• If this legislation is passed, it highlights the hypocrisy of the West in pointing the finger at regimes that control access to the internet in other parts of the world, whilst doing the exact same thing within their own borders. We need to get a grip.

However, it does also raise the question of what freedom actually is. We don’t always have the same perspective on this.

I’ve been reading the Walter Isaacson biography of Steve Jobs, and this morning read of an email exchange between Jobs and Ryan Tate of Gawker media (where, apparently, today’s gossip is tomorrow’s news, hmmm). By evoking Jobs’ love of Bob Dylan, and asking what Dylan might feel about Apple – “Would he think the iPad had the faintest thing to do with ‘revolution’?” – he suggests that revolutions are about freedom.

Interestingly, this was Jobs’ response: “Yep, freedom from programs that steal your private data. Freedom from programs that trash your battery. Freedom from porn. Yep, freedom. The times they are a changin’…”

Whilst I’m not a 100% advocate of the Apple procedure for approving apps etc, I’m struck that where many were advocating the choice for porn, Steve Jobs was advocating freedom from porn. The freedom to choose (even when this might cost others) versus the freedom from bad choices. Again, I’m not sure I trust Apple enough to always be making good choices on my behalf, but I do find it refreshing how another side is brought to light in this exchange.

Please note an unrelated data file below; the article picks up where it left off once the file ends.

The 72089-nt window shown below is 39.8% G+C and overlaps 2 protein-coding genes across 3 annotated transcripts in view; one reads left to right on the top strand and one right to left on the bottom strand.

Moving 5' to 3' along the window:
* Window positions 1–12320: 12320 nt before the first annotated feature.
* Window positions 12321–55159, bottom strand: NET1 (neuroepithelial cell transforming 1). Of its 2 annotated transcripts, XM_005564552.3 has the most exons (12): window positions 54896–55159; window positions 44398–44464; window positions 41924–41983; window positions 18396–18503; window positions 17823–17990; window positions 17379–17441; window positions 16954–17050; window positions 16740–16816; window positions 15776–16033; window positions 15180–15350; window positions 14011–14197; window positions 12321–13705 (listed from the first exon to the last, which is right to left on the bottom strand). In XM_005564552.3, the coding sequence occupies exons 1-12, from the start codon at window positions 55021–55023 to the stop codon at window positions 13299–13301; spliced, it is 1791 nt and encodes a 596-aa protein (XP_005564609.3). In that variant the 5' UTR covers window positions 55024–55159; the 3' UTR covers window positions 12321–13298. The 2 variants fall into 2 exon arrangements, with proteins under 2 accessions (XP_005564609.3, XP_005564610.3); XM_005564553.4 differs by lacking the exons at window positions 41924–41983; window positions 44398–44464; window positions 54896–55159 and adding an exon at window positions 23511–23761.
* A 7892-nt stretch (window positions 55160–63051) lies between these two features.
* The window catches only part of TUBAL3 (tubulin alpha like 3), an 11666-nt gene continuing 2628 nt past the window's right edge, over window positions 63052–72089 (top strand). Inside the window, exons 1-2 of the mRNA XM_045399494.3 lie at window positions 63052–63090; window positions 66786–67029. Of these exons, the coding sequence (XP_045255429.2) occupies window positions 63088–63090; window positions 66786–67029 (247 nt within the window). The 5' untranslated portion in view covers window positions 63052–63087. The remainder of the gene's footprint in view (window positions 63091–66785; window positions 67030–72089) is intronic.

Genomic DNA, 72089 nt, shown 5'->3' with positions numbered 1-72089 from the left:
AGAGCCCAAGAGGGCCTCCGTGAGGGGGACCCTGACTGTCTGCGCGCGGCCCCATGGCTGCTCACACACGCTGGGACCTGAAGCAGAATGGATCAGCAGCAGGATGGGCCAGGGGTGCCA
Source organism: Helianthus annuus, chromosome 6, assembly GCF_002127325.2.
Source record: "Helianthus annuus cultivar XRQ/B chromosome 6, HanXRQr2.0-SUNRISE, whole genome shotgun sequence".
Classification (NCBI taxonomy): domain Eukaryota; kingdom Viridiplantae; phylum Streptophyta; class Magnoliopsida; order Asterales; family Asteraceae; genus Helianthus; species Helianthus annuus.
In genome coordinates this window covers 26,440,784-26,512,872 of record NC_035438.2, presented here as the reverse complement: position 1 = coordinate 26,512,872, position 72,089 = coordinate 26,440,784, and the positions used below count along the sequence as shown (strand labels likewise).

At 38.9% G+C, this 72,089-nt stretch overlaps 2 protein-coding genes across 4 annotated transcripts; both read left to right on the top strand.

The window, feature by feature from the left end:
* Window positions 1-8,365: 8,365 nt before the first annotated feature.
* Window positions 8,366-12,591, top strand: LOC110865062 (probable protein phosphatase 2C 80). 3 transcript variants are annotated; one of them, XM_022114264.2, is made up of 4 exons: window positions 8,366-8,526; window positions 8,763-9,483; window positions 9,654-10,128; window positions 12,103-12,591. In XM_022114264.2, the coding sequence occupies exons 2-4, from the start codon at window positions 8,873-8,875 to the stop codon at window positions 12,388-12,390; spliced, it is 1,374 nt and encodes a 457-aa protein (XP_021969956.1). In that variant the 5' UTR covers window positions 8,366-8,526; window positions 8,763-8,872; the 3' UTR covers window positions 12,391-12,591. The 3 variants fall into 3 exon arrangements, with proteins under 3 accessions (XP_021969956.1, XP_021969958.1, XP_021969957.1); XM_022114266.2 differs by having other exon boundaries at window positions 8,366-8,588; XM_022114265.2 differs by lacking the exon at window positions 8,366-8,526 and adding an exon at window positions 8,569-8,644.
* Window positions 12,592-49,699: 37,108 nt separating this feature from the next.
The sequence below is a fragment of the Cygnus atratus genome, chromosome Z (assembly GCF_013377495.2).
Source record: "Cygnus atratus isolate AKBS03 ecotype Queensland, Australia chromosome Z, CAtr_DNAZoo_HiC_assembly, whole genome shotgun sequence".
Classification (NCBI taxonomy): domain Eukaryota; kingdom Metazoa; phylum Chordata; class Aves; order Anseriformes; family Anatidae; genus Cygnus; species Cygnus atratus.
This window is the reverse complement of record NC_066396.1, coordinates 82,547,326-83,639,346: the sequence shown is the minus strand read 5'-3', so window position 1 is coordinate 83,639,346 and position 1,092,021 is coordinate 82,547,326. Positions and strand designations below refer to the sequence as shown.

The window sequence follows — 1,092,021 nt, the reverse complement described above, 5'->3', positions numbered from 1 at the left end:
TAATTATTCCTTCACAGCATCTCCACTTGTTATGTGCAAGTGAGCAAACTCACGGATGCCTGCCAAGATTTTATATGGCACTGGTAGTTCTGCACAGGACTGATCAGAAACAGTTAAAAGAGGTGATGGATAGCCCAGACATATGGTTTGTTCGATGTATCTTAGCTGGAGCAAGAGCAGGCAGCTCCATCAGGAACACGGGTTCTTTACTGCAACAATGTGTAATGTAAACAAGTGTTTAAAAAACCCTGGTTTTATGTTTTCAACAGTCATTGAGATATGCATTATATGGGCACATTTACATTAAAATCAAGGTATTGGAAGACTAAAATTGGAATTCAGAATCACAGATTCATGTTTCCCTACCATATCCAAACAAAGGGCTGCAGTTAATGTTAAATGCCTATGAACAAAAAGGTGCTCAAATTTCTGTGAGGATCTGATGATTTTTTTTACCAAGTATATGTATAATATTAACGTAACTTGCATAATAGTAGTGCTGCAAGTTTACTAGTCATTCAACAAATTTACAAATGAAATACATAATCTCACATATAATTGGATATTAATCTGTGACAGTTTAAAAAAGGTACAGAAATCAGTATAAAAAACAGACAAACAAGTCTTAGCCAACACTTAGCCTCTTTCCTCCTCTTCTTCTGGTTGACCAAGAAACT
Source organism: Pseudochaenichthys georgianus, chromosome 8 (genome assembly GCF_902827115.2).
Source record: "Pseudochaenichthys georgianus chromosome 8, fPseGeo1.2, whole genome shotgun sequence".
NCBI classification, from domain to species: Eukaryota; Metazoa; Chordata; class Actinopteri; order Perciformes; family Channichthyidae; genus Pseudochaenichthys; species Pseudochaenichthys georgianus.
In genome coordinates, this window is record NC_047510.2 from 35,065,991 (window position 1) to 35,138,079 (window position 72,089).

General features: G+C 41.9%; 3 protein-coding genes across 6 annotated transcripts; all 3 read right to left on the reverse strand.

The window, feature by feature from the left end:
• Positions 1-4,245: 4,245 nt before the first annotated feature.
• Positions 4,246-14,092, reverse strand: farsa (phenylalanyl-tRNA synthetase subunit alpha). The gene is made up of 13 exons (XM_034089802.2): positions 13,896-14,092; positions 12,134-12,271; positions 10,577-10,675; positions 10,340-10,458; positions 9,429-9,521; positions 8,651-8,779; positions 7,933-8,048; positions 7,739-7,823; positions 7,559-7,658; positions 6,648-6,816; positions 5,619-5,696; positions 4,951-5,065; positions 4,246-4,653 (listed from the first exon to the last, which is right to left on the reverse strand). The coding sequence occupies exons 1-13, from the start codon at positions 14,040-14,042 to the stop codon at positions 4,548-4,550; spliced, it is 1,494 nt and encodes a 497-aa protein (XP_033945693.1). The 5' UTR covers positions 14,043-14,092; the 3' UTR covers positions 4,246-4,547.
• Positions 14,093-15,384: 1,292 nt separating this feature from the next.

Tellingly, Jobs even suggests that Tate “might care more about porn when you have kids…”. Porn enslaves millions, if you count both those forced into the industry through economic desparation, and those for whom the internet enables the secret continuation of bad choices.

Freedom and choice is a complex issue, and I recognise that many of the ‘freedoms’ I enjoy today have come – and still do – at the cost of others.